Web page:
For BG3 my worst fear is that the city will not be in a state where this slow down is possible.
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January 8th, 2021, 14:25
Yes, it's a smaller scale with Larian games, perhaps because it's quite packed, and each house or building usually has several NPCs, many objects, side quests. Actually, their whole map is usually like that, the rythm is high because there is no space, you're out of Driftwood and before you take a few steps, you either see a stupid troll keeping a bridge or a cemetery, which leads to other fights or quests.

In Skyrim, Morrowind and The Witcher 3, for instance, where we can find cities that better correspond to what you're hoping to see, everything is more distant and can spread more easily. There are also closed/fake buildings that are only there to suggest but not to interact, which leaves more time to walk around without getting into some event or encounter. It's indeed more convincing (if done right).

Originally Posted by Morrandir View Post
Arx has a bigger map, but when you look closely there isn't much meat besides the "functional" buildings like the Cathedral, The Black House, Linder Kemm's Mansion etc. Where do people live?
NPCs only live in their own, same static spot, and there's no night - no need for a house

Now I'm getting curious to see what Baldur's Gate looks like!
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January 8th, 2021, 16:03
Originally Posted by Redglyph View Post
NPCs only live in their own, same static spot, and there's no night - no need for a house
My point wasn't about the NPC to interact with but the nameless inhabitants.
I'm aware that it's difficult (and hardly worth the effort) to create a realistoc model (or simulation) of a city. However the illusion should be created that it's a city that could somehow actually work.
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January 8th, 2021, 18:09
Originally Posted by Morrandir View Post
My point wasn't about the NPC to interact with but the nameless inhabitants.
I'm aware that it's difficult (and hardly worth the effort) to create a realistoc model (or simulation) of a city. However the illusion should be created that it's a city that could somehow actually work.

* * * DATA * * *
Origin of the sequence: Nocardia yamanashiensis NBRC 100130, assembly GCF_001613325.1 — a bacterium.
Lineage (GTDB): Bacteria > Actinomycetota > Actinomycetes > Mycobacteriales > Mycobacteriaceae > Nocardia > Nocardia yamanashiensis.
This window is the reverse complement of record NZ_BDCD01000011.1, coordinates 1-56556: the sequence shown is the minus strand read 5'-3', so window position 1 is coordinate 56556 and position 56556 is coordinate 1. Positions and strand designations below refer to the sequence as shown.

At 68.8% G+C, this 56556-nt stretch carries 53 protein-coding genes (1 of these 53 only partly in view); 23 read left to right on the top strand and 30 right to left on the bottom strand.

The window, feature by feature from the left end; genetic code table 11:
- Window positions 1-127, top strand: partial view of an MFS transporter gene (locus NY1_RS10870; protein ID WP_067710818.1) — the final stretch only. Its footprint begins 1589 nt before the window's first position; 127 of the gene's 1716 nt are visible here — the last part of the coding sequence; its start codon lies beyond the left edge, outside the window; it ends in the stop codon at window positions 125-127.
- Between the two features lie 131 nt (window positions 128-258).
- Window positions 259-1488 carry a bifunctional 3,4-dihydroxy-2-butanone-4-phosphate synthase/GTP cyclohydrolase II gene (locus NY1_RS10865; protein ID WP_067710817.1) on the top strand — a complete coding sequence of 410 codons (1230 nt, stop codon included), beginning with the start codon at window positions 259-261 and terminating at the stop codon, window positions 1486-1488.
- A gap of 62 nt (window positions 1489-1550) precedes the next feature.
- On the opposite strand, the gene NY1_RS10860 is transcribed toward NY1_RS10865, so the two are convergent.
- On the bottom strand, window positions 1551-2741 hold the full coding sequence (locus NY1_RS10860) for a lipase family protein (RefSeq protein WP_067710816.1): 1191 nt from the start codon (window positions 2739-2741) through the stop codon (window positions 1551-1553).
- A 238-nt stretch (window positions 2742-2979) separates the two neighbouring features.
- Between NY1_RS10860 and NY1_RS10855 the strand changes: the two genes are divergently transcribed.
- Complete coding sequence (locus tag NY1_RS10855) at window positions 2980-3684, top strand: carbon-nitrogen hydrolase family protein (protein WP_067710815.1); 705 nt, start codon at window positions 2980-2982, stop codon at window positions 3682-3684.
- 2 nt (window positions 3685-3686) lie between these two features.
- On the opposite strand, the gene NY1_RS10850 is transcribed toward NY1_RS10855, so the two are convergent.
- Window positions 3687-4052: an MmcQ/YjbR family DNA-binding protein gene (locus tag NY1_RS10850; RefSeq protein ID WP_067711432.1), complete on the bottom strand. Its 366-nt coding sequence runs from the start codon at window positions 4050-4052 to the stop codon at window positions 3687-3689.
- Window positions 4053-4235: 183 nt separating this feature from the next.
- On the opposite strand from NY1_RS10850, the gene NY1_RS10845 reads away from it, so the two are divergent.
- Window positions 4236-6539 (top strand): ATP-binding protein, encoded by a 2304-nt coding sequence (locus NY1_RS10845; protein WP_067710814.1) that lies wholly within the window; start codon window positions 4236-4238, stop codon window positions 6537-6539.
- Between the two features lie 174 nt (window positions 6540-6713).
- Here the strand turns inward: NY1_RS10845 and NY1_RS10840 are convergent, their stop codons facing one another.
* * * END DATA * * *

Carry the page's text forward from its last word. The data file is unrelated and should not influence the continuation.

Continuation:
No, this was rather a separate remark with NPCs being at the same place day and night (well, all day long since there is no night). I think it removes a lot to the realism. But it was mostly a joke In any case, it shouldn't be too hard to only add fake houses, and I agree that would already add to the game vs a shrunk city where everything is functional.
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January 8th, 2021, 23:54
So your concern is really about size not whether the settlements feel alive.

I can understand wondering where NPCs sleep when there are few houses, but, tbh, no city in any game has ever been close to realistic in that way.

Originally Posted by Morrandir View Post
One of the reason why I like to have cities in my RPGs is that they serve the purpose of a possible "change of pace" which I value highly in RPGs. They are a contrast to going on adventuring in dungeons or in the wilderness where the general atmosphere often is more "rushed". From time to time I want to exit adventure mode and take a break.
While in cities quests may also involve fights, the quests often have another tone, like solving crime or doing political stuff.
Cyseal fits that description perfectly, so I'm not sure why you fear BG3 won't have that.
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January 9th, 2021, 00:05
Originally Posted by Redglyph View Post
Now I'm getting curious to see what Baldur's Gate looks like!
Are you still currently playing BG1? It's one of my favorite cities in any game. For 1998, it was mind-blowing. I still find it fantastic even today.
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January 9th, 2021, 00:25
Originally Posted by JDR13 View Post
So your concern is really about size not whether the settlements feel alive.

I can understand wondering where NPCs sleep when there are few houses, but, tbh, no city in any game has ever been close to realistic in that way.



Cyseal fits that description perfectly, so I'm not sure why you fear BG3 won't have that.
Daggerfall did; some were amazing in their complexity for the time in which the game was made. I do mean the fixed cities, not the randomly generated towns.
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January 9th, 2021, 00:38
By the logic of what we see is all there is, Amn from Baldur's Gate 2 is home to maybe 100 people. Unless you're going to base your entire game in a city (Cyberpunk) I don't think it's a good idea at all to try to make an RPG city look "alive" by this definition. What you're really making in that case is a large, empty, very boring place like the cut and paste cities of the early Elder Scrolls games.